“Dedicated testing is going away. Now it’s more automated testing that developers perform themselves,” Mirani said.

Tools are emerging to bring automation to other areas of IT, too. The open source Ansible toolset, for example, automates the job of server and application provisioning and configuration. Network equipment vendors are also creating automation routines to make their gear easier to deploy. Ansible Network does the same via an open source route, with a series of predefined playbooks for automating tasks including configuration, testing and continuous compliance checks.

Implementing such tools may require “generational change,” Mirani said. While some IT staff may be resistant to change, younger workers who came of age in the smartphone and cloud era bring a new perspective.

“This new generation has different expectations and know how to do things in different ways,” he said. It’s similar to when PCs came along, he said, enabling forward-thinking workers to perform compute jobs that previously required a mainframe.

Schools Step Up

Organizations can also look to area schools to help with the IT skills shortage issue, as schools are getting on board with degree programs in hot areas like cloud.

The University of Maryland, University College, recently began offering a master’s degree in Cloud Computing Architecture. It purports to teach students cloud computing concepts and business benefits, how to design effective cloud solutions for various sorts of organizations, compliance fundamentals, deployment automation and more.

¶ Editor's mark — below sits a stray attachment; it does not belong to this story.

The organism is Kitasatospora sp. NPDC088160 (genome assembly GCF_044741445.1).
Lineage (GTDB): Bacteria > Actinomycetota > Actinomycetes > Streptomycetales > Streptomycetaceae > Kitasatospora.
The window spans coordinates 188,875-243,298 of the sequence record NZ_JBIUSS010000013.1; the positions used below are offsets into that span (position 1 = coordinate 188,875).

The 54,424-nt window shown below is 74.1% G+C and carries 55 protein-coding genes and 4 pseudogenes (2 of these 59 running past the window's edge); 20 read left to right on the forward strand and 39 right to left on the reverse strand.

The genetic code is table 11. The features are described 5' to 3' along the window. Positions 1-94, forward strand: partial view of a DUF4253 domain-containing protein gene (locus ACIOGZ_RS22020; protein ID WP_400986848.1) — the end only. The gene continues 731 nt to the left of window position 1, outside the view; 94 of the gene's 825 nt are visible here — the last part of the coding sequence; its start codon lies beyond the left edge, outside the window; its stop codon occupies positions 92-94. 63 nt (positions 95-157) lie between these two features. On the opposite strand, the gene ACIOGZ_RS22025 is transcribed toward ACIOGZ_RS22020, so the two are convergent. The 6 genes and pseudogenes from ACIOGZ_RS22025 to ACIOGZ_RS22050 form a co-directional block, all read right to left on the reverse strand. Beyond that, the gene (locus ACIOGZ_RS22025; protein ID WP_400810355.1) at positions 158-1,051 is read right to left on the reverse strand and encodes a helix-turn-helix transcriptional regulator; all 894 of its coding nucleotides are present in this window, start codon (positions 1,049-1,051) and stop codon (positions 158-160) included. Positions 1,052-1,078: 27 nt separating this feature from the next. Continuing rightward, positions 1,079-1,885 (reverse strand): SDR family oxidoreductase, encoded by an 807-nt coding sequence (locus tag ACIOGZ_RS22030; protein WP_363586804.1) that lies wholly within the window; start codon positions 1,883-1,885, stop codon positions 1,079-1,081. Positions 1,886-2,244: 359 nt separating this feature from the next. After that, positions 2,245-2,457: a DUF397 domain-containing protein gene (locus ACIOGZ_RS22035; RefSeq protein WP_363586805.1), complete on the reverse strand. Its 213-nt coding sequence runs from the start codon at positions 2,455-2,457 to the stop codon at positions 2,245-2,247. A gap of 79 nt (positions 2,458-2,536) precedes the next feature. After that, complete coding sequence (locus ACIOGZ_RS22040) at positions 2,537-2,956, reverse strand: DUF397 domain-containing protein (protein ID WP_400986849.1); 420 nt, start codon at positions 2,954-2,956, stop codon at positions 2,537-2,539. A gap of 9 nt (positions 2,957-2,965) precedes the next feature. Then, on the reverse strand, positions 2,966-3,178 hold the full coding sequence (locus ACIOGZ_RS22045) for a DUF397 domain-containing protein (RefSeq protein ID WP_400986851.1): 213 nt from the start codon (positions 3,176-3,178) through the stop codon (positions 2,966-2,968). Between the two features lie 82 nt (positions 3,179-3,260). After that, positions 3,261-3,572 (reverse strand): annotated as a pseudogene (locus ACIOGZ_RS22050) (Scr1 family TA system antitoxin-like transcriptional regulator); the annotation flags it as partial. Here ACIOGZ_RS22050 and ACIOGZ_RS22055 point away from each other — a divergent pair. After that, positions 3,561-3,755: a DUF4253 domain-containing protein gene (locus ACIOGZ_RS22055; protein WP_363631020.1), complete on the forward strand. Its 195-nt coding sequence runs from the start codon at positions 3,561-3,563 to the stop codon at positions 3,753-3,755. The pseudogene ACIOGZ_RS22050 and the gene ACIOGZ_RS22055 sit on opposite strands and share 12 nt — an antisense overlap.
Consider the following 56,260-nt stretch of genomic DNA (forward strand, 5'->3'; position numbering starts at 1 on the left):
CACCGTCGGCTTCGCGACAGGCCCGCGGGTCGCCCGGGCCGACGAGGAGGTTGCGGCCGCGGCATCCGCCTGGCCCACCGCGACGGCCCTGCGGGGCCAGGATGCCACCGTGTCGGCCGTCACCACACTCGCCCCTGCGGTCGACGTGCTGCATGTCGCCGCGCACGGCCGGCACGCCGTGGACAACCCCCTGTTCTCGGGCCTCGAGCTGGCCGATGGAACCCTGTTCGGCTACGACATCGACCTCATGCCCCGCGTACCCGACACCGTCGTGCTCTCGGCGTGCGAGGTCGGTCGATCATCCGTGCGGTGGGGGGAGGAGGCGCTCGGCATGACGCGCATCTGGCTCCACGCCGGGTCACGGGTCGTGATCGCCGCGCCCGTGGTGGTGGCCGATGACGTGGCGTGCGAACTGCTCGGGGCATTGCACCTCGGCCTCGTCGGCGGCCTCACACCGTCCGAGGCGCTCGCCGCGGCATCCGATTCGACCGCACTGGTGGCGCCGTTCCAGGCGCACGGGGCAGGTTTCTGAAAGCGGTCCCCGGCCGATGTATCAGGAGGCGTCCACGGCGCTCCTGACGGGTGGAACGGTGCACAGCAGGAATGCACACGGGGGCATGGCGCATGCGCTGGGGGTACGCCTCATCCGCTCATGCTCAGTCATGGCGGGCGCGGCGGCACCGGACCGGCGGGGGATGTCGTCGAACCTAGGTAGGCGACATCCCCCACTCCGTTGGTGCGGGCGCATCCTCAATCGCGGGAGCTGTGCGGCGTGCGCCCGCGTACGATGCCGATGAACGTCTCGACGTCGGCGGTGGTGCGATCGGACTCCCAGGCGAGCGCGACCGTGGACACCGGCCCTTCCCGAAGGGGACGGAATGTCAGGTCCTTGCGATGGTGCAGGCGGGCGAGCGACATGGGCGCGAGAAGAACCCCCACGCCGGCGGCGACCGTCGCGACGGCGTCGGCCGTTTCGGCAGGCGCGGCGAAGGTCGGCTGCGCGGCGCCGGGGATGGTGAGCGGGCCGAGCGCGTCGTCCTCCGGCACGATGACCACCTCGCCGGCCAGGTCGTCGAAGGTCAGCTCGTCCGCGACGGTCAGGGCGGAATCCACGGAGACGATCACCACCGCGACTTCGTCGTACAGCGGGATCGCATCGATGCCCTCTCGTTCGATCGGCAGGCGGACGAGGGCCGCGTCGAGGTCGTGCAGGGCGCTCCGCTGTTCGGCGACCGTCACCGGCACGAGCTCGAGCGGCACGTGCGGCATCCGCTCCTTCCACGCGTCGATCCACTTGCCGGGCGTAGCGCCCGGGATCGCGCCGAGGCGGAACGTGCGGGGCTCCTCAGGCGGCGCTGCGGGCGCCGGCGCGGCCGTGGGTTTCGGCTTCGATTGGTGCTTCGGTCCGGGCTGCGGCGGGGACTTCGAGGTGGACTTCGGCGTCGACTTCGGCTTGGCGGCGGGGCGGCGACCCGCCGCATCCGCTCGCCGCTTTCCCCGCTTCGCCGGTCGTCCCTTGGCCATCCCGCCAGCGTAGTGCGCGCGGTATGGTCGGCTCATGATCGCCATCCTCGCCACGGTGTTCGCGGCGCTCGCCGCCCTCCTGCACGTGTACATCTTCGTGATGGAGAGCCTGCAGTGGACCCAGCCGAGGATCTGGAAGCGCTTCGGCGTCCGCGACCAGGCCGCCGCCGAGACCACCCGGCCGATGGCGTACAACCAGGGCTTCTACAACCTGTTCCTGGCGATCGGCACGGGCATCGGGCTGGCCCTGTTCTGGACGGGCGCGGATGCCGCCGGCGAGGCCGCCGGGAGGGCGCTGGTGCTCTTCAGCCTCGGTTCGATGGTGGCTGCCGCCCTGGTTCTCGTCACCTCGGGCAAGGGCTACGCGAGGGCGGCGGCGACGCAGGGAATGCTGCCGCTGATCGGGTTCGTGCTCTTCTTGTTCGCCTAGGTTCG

Cloud providers are also seeking to help educate IT professionals. Amazon Web Services, for example, teamed up with Northern Virginia Community College (NOVA) in the fall of 2018 to begin offering a Cloud Computing specialization as part of NOVA’s Information Systems Technology (IST) Associate of Applied Science degree.

“Community colleges like NOVA are important engines for workforce development, and this collaboration with Amazon Web Services marks an exciting first step in a broader plan to bring cloud computing education to students across the Commonwealth of Virginia,” said Ralph Northam, Governor of Virginia, in a statement announcing the collaboration.

Perhaps not coincidentally, Northern Virginia is the largest data center market in the country and the world, according to the CBRE U.S. Data Center Trends Report.

Think Beyond Money

Finally, if you think you can entice talented IT professionals purely with money, you may be disappointed, Mirani said.

“Money is important if it’s double what you’re making now,” he said. “But challenging work and working in strong teams are what I see most people gravitate toward.” In that case, areas such as cloud and AI/ML will be attractive, because “caring and feeding, keeping the lights on—that’s not very challenging work.”

Paul Desmond is a contributing writer. He is co-founder and principal of Saratoga B2B group and formerly an editor at IDG’s Network World, Redmond magazine and Redmond Channel Partner magazine.